Tuesday, March 31, 2015

Defining the Shopping Fast

Ok, so we've agreed go on our shopping fast and I think we're actually already on it (maybe I should confirm that...). Things we've been working on a little bit in terms of finalizing our plan for the fast is what exactly are the parameters of a shopping fast. Obviously, you can essentially decide for yourself how exactly you want to define the fast, focusing on what your goal for the fast really is. A few points we've been working on might help if this is something you're going to consider.

  1. Duration. This is pretty much the first term of the agreement. I was originally thinking of making our fast 3 months long, but Kyra suggested stretching is through next June. I think this is where the purpose of the exercise has to be made clear. My thought was to go through with the fast for the sake of learning how little we truly NEED to add to our lives/household while keeping it at a manageable duration. Kyra was focusing less on experience for experience's sake, and more of removing herself from a dependence on shopping to deal with stress, boredom, etc. Since I'll be extra busy from this July through next June, Kyra wanted to extend it for that whole period. I've seen articles where people have tried a 1 month clothes fast and failed miserably, then I've seen (and shared) where whole families have gone a year without shopping for any non-essentials. The point of the fast is to challenge yourself to give something up and to grow through the experience, so if you're thinking about how do you need to go for it to be a challenge at all, then how long you're willing to maintain the challenge. 
  2. Scope. The second part is to determine what you're targeting for your fast. Again, what you're hoping to accomplish is going to be the driving factor in figuring this out. Are you wanting to do a socio-political freegan experiment? Are you wanting to curb your dependence on new clothes? Are you wanting to stretch your self-sufficiency by only buying food? Are you going to only allow yourself non-consumables? We're focusing on stuff, we're essentially stopping all stuff-related purchases. We haven't gone to so far as to say that Zip-Lock bags aren't technically consumed by use so we won't purchase any more. Instead we're going with if we use something up we can replace it - food, ingredients (including for our homemade soaps & toiletries), cleaning supplies, etc. 
  3. Pre-determined exceptions. We're human, and humans need some grace, so determining where you might be willing to allow wiggle room. One question we raised was about what to do with gifts at birthdays & Christmas. I found this excerpt from Joshua Becker that I felt addressed this subject well - "We have taken the approach of still allowing our relatives the opportunity to buy gifts... It is an expression of their love. They desire to show their love by giving gifts...We did not want to take that away from our family" So gifts of money/gift cards will be accepted and spent gratefully for the love with which they're given. Also, Kyra has a couple small, specific gaps in her wardrobe (don't even get me started on women and their low quality shoes), so she's perfectly free to spend previous gift money on those specific items. Also, we had a baby due in a few months and it's completely possible that a true need will arise that we didn't foresee, meaning we'll need to be flexible.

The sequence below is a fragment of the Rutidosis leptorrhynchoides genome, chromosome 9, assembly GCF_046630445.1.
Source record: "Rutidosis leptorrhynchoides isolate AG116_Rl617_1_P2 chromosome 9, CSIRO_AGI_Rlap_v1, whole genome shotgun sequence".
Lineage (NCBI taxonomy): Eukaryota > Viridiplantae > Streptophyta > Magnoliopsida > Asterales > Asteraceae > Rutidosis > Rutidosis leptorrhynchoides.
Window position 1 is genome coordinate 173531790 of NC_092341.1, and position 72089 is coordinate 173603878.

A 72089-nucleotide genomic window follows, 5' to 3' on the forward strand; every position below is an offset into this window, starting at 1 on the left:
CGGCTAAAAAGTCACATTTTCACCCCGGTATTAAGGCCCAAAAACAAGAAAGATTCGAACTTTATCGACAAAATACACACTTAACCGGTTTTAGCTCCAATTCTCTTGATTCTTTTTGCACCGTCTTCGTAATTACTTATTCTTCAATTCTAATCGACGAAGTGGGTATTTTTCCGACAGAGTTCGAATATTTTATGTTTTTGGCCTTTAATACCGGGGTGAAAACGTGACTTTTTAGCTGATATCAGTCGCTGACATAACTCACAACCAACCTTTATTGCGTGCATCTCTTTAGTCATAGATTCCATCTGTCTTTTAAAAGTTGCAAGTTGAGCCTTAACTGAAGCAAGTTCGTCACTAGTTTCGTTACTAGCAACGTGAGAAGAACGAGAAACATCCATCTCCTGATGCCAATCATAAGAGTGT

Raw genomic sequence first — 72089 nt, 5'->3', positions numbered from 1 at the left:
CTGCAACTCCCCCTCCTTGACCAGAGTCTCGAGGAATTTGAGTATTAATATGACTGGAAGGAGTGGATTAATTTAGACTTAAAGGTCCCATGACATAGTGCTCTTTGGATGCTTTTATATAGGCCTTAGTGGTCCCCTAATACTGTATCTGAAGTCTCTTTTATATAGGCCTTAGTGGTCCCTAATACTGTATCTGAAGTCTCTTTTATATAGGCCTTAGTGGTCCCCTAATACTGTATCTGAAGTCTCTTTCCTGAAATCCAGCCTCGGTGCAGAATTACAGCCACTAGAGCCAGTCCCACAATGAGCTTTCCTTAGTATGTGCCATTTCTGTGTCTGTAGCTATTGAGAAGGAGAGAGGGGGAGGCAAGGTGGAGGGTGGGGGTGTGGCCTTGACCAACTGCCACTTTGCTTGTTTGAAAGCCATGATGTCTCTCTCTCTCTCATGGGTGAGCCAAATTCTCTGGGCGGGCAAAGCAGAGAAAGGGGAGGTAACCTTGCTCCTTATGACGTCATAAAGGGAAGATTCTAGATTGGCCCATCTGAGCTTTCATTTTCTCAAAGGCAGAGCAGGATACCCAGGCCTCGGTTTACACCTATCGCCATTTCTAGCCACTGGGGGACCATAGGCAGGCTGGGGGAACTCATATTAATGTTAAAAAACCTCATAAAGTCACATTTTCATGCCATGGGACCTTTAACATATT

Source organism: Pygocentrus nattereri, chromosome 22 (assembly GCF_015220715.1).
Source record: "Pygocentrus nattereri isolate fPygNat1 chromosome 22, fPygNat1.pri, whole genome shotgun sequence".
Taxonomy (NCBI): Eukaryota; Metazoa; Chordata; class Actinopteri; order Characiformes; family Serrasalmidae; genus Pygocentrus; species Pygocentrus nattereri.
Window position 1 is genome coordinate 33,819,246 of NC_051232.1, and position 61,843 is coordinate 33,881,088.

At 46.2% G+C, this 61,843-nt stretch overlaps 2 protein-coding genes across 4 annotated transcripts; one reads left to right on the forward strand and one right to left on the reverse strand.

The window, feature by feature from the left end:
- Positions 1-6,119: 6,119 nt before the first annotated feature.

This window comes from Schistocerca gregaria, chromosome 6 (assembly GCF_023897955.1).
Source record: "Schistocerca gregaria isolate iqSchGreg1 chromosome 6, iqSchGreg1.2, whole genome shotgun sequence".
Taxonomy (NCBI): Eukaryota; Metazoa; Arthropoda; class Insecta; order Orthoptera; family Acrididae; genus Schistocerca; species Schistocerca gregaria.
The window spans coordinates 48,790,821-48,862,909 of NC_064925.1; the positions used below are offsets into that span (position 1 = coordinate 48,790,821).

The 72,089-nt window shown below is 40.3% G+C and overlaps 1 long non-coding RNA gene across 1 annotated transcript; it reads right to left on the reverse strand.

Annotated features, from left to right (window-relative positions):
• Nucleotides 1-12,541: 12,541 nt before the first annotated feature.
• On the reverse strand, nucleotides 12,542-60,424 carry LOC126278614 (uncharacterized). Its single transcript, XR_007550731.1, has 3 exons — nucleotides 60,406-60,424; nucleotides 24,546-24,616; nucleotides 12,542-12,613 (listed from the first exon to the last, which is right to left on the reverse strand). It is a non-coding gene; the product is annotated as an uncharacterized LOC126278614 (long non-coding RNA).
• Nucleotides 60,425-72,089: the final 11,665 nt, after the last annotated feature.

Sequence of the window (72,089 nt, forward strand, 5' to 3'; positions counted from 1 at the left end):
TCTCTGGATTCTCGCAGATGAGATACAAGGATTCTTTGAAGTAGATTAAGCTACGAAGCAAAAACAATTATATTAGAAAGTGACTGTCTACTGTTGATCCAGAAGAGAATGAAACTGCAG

4. What about the kids? This is another question to get ironed out early if you have children. The temptation may be to exempt anything child-related from the fast, but the truth is that their clutter adds tremendously to the mulch in our home, not to mention to new expenditures. We're already getting our 4 year-old son involved in our minimalizing efforts (he LOVED ranking his stuffed animals until we mentioned that we were going to bag up the half that were least favorite) and he makes occasional comments about us selling some of our items. It's definitely a goal to have them grow through this experience also, so we need to take a cue from some of Becker's points in the article I linked earlier. Letting them know what's going on, start with our items, let them know what to expect, focus on positives, and work in special, bonding experiences. Now, we're ok making gifts for the kids for their birthdays and Christmas, but we do want them to experience giving to others. We toyed with the idea of having them make all their Christmas gifts this year (something we'll be doing), but decided that rather than giving all their aunts a macaroni & finger paint masterpiece that we'll relax the fast for them so they can continue to focus on giving to other at Christmastime. 
Oh, and I had to resist my first purchase yesterday. It would have been a great book to read, but the point is to have to grow and practice a little self-denial. If you read it, tell me the high points :)

Photo: Flickr, hospi-table. Image altered. 

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